"Michel Odent came out four years ago and said dads have no place in the delivery room because we can be detrimental and we can be because the adrenillin we can create.
"Therefore if we going to propely support mum we are going to need to properly support dad so he does have a positive effect on the birth and not a negative one.

"We are not there yet, we obviously have different experiences across the country, but it is improving it is getting better but there is still a lot that more that can be done.

"I take it one stage further, I still think brands have a lot to answer for because still within the baby industry brands are very much focused on mums.
"If we had more positive images of dad roles within products it would be more generally accepted that we are talking about a family rather than mum and dad as separate units."

To try and help dads to be like me, I asked Dean for his three top tips to help us get through the biggest change we have ever experienced.
"Firstly, its about preparation, make sure you are prepared, make sure you understand, make sure you have your birth preferences sorted out.

“Secondly, its always about being honest, sometimes as dads if we are criticised we can withdraw, there is no room for withdrawing, we have got to step up, not in a manly way but be prepared to admit if we are unsure or uncertain and look for help.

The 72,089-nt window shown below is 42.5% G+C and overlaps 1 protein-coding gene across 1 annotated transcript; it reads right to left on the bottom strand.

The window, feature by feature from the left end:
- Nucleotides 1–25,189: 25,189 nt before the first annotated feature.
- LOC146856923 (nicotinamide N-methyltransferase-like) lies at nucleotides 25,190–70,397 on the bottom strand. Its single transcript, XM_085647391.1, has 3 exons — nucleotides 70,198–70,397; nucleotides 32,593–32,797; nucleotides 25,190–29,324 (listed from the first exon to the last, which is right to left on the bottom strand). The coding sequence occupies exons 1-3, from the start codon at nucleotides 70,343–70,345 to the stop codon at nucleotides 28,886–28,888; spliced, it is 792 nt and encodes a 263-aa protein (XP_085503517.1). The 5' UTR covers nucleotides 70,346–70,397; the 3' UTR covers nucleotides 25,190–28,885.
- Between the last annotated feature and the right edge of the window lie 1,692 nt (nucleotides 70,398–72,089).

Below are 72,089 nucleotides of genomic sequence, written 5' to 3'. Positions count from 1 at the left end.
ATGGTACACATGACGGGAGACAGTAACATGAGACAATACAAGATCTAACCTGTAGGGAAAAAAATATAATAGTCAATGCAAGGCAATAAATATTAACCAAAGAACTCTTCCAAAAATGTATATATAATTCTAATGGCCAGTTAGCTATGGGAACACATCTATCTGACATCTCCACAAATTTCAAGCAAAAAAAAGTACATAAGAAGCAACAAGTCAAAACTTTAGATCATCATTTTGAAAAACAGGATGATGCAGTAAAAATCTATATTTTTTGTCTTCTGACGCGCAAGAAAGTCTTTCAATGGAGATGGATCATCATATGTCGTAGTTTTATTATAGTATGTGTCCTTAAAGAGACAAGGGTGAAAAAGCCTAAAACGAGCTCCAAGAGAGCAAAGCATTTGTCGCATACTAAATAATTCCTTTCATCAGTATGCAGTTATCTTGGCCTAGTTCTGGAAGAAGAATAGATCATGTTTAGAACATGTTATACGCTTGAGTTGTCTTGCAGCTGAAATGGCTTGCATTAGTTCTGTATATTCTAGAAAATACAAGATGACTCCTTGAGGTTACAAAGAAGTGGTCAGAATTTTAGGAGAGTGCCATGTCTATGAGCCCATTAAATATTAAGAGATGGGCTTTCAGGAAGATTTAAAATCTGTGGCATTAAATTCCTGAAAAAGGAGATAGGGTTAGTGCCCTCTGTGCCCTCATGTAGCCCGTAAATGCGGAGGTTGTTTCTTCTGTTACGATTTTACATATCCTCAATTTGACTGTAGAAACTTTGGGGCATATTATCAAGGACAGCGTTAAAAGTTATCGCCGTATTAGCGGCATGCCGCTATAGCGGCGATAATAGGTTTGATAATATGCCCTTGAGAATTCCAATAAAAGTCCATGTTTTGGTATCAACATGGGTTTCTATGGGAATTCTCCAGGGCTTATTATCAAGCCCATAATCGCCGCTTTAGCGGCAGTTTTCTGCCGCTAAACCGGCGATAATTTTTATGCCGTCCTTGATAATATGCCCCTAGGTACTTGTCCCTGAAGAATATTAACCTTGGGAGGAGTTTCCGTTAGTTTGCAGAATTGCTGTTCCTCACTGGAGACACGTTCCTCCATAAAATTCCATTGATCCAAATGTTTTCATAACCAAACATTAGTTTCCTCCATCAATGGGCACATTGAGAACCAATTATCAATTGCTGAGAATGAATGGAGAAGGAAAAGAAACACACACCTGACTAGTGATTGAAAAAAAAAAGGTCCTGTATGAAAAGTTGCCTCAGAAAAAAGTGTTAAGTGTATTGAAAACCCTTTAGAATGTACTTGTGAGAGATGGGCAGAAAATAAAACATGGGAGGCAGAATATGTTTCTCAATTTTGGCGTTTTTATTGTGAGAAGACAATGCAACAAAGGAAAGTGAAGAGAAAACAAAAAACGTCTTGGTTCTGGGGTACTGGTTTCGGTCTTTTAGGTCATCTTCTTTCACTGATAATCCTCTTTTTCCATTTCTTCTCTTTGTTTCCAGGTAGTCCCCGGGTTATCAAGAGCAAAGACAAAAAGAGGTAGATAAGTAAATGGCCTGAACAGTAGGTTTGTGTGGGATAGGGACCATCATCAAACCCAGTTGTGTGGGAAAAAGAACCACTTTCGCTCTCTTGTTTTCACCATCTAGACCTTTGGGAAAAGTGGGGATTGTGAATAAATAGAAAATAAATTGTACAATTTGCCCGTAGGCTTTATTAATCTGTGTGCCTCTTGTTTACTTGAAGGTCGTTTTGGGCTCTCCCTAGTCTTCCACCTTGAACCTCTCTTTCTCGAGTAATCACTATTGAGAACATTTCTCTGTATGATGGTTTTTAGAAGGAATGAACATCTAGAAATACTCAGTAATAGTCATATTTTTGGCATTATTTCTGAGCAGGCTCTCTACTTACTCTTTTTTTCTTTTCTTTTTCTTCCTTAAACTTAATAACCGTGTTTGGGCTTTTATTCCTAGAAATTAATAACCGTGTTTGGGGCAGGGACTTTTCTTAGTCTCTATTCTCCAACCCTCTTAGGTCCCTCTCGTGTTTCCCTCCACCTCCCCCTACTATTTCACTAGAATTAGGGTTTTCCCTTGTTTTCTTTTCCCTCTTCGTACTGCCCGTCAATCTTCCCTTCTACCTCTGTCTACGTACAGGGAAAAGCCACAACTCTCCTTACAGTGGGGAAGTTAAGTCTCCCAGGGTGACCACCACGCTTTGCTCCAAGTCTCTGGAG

“Thirdly, at the end of the day just remember we are all on a learning curve but its about our family, forget other people lets focus on what is right for you as a family and make your decisions based n that but always make an informed decision.

I would strongly recommend you buy 'The Expectant Dads Handbook' by the man himself (pic below) because fellas, everything you want to know but afraid to ask is in there in a language we understand!



Fantastic experience and a wonderful opportunity for me to learn from a dad who is clearly passionate about ensuring dads know as much as mums.

Visit www.daddynatal.co.uk for more information

Bumps, babies and bargains at The Baby Show

BUMPS, babies and bargains were all on show as The Baby Show came to Birmingham.

'The best baby products and brands, a fabulous line-up of guest speakers and heaps of family fun all in one place' screams the introduction to the official show guide for the popular Baby Show.

False advertising? Nope. No matter if it's your first or fifth baby, any expectant parent should visit the Baby Show.

When you first find out you are going to be parent, one of the many things which will daunt you is the sheer amount you have to buy for your new bundle of joy.

So what do the organisers of the Baby Show do? Try and get every baby product manufacturer under roof to make the shopping just a little easier.

There was even a race-track in the centre of the hall for you to 'road test' a particular range of pushchairs and travel systems.

All of the big names were in attendance from Tommee Tipee, Cosatto, Britax and Fisher Price to baby care giants Mothercare and Babies R'Us.